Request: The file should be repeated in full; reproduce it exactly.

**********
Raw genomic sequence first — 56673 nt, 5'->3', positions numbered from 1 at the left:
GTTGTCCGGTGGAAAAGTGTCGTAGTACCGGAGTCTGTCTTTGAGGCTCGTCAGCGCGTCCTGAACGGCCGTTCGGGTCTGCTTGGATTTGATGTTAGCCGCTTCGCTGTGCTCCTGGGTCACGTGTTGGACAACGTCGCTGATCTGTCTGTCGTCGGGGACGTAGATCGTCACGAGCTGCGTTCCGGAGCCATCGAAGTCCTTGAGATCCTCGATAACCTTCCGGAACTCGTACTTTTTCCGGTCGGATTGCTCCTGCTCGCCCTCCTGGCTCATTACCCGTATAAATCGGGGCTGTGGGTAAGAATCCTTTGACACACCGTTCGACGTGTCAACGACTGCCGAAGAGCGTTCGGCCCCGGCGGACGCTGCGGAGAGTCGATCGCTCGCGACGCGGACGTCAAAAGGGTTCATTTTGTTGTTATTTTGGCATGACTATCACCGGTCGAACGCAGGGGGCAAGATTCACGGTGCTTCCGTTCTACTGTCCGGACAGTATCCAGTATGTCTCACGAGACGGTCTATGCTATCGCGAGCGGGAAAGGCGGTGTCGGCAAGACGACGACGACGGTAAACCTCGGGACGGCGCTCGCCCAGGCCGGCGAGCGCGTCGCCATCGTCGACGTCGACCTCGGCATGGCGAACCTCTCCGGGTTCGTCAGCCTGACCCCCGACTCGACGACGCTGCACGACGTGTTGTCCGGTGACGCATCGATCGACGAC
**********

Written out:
Raw genomic sequence first — 56673 nt, 5'->3', positions numbered from 1 at the left:
GTTGTCCGGTGGAAAAGTGTCGTAGTACCGGAGTCTGTCTTTGAGGCTCGTCAGCGCGTCCTGAACGGCCGTTCGGGTCTGCTTGGATTTGATGTTAGCCGCTTCGCTGTGCTCCTGGGTCACGTGTTGGACAACGTCGCTGATCTGTCTGTCGTCGGGGACGTAGATCGTCACGAGCTGCGTTCCGGAGCCATCGAAGTCCTTGAGATCCTCGATAACCTTCCGGAACTCGTACTTTTTCCGGTCGGATTGCTCCTGCTCGCCCTCCTGGCTCATTACCCGTATAAATCGGGGCTGTGGGTAAGAATCCTTTGACACACCGTTCGACGTGTCAACGACTGCCGAAGAGCGTTCGGCCCCGGCGGACGCTGCGGAGAGTCGATCGCTCGCGACGCGGACGTCAAAAGGGTTCATTTTGTTGTTATTTTGGCATGACTATCACCGGTCGAACGCAGGGGGCAAGATTCACGGTGCTTCCGTTCTACTGTCCGGACAGTATCCAGTATGTCTCACGAGACGGTCTATGCTATCGCGAGCGGGAAAGGCGGTGTCGGCAAGACGACGACGACGGTAAACCTCGGGACGGCGCTCGCCCAGGCCGGCGAGCGCGTCGCCATCGTCGACGTCGACCTCGGCATGGCGAACCTCTCCGGGTTCGTCAGCCTGACCCCCGACTCGACGACGCTGCACGACGTGTTGTCCGGTGACGCATCGATCGACGAC